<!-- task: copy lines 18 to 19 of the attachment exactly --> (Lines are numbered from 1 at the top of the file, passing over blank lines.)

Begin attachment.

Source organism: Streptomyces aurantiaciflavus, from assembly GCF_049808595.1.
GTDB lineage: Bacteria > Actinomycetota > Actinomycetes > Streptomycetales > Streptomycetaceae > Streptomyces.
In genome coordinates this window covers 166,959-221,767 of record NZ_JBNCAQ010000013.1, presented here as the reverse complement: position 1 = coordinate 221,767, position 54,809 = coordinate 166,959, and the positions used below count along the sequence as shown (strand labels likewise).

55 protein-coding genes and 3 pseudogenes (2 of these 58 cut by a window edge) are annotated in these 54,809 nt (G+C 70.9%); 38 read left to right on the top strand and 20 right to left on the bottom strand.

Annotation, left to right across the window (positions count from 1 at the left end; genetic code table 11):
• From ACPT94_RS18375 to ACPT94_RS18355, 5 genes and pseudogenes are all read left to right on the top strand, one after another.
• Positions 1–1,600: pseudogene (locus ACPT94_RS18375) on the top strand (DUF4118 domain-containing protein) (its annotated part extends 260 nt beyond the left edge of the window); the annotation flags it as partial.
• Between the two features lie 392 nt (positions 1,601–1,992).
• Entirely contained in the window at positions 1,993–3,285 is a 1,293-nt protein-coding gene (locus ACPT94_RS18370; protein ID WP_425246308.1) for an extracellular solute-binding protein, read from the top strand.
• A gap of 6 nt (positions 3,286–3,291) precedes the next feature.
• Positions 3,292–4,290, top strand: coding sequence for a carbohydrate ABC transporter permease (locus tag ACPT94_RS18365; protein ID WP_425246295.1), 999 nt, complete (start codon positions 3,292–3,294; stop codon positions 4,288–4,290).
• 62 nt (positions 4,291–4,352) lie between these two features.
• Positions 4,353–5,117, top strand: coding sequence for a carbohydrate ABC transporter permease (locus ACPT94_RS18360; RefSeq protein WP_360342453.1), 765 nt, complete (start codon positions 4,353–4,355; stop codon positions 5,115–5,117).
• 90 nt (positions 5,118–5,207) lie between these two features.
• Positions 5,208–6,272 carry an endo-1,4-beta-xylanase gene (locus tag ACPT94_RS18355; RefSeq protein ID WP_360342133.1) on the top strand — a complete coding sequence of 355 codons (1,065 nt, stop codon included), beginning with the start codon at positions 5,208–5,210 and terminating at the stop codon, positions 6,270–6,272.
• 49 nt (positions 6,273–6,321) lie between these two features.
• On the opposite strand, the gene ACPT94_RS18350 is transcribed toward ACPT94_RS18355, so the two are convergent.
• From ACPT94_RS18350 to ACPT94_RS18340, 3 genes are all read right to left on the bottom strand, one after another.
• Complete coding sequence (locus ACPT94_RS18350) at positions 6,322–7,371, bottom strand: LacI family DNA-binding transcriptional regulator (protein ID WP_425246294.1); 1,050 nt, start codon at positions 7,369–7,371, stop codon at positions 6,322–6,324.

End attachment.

• From ACPT94_RS18350 to ACPT94_RS18340, 3 genes are all read right to left on the bottom strand, one after another.
• Complete coding sequence (locus ACPT94_RS18350) at positions 6,322–7,371, bottom strand: LacI family DNA-binding transcriptional regulator (protein ID WP_425246294.1); 1,050 nt, start codon at positions 7,369–7,371, stop codon at positions 6,322–6,324.